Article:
October is Domestic Violence Awareness Month

Council Members, volunteers, staff of advocacy organizations and survivors wore purple shirts, scarves and ties in solidarity for Domestic Violence Awareness Month, outside of City Hall, Oct. 6. They were drawing attention to the epidemic proportion of domestic violence episodes and their support of initiatives to fight domestic violence and women who suffer from or survive from it.

“Purple means passion,” one of the speakers said, and all who were there were fighting with fervor the toll domestic violence takes on women and their children.

Council Members Laurie A. Combo, chair of the Women’s Issues Committee and Vanessa L. Gibson, chair of the Public Safety Issues Committee led the press conference, which also announced that City Council was allocating $6 million, a 40 percent increase in funding, to support DV programs. These initiatives include CONNECT, Inc. (Community Empowerment Program), Domestic Violence and Empowerment (DoVE) Initiative, Immigrant Battered Women’s Initiative, and HRA Legal Services for Domestic Violence Victims.

It is recognized that domestic violence transcends gender, age, ethnicity, and socioeconomic status. “Its overwhelming impact on the lives of New Yorkers, particularly women and children, is undeniable and will not be tolerated,” said Council Member Cumbo. “Domestic Violence Awareness Month is our annual call to action, to stop the violence.”

Council Member Vanessa Gibson repeated a message that was heard more than once during the press conference, “Love should not hurt. We support healthy and loving relationships.”

Hundreds of thousands of domestic violence complaints are filed with the NYPD each year with a yearly, steady increase reported Public Advocate Letitia James. “In 2013, there was an average of 765 calls per day. This leads to depression, suicidal thoughts, binge drinking, sexual abuse and stroke,” she said. “It is important that DV is treated as a public health issue.”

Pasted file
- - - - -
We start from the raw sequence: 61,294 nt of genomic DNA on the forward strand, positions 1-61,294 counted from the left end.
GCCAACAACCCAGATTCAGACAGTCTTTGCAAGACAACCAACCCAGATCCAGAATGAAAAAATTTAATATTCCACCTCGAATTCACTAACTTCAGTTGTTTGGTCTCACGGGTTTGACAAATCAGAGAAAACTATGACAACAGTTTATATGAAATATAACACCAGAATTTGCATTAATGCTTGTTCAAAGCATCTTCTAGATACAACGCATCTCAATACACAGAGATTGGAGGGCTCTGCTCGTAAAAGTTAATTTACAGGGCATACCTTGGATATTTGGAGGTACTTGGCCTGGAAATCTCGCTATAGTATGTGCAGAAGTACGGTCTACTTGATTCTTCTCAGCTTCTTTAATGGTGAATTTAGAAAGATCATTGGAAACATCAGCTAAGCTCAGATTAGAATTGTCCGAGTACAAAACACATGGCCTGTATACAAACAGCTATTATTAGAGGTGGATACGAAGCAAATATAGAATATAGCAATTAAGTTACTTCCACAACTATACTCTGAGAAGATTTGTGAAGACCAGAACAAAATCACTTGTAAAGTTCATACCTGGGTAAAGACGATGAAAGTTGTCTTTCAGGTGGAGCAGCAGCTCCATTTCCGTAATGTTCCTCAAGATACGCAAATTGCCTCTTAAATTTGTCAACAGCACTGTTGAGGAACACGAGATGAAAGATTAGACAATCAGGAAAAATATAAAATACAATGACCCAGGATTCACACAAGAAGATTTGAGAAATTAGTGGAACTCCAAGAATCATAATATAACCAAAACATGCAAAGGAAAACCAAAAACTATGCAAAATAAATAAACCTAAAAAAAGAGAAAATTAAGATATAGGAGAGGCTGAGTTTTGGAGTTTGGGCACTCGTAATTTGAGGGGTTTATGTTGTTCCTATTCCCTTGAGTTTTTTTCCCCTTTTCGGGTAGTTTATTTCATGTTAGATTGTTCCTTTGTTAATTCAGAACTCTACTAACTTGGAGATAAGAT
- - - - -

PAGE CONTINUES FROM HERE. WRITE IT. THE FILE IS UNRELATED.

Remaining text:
It was also noted that frequently immigrant women don’t report the abuse for fear of deportation. “This affects victims and all of society. You do not have to stay with your partners for economic reasons,” she emphasized.

Borough President Adams made note that the structure of “what is a family” has changed considerably and abuse can take place inside same sex families, too. He reminded those gathered that abusers come from all occupations–judges, accountants, police officers, and bakers. “The hidden secrets behind four walls must come out,” he said. “It takes healthy families to raise healthy children,” he said, emphasizing the importance of connecting victimized loved ones and neighbors with resources to help them.

Among the organizations present with resources to help victims of domestic violence were Safe Horizon, Metropolitan Council on Jewish Poverty, Safe Homes Project, Dominican Women’s Development Center, New York Legal Assistance Group, Women’s Prison Association, and The Healing Center.

Destiny Mabry, 24, spoke as a representative of Day One, the only organization in New York City solely devoted to the issue of teen dating violence. She admitted that she never thought she would be subject to domestic violence and speaking up at a gathering such as this. “I’m a strong, young survivor,” she said after sharing how ashamed, and in denial, shocked and depressed she had been. She joined support groups. “Now, I have a voice.”

Closing out the press conference, Council Member Andy King from the Bronx led a chant, “No more domestic violence!” and everyone there added their voice with the same message. Standing against domestic violence, he said, “Men, if you need help (controlling yourself), talk to a brother. Women, if you need help, talk to a sister.”

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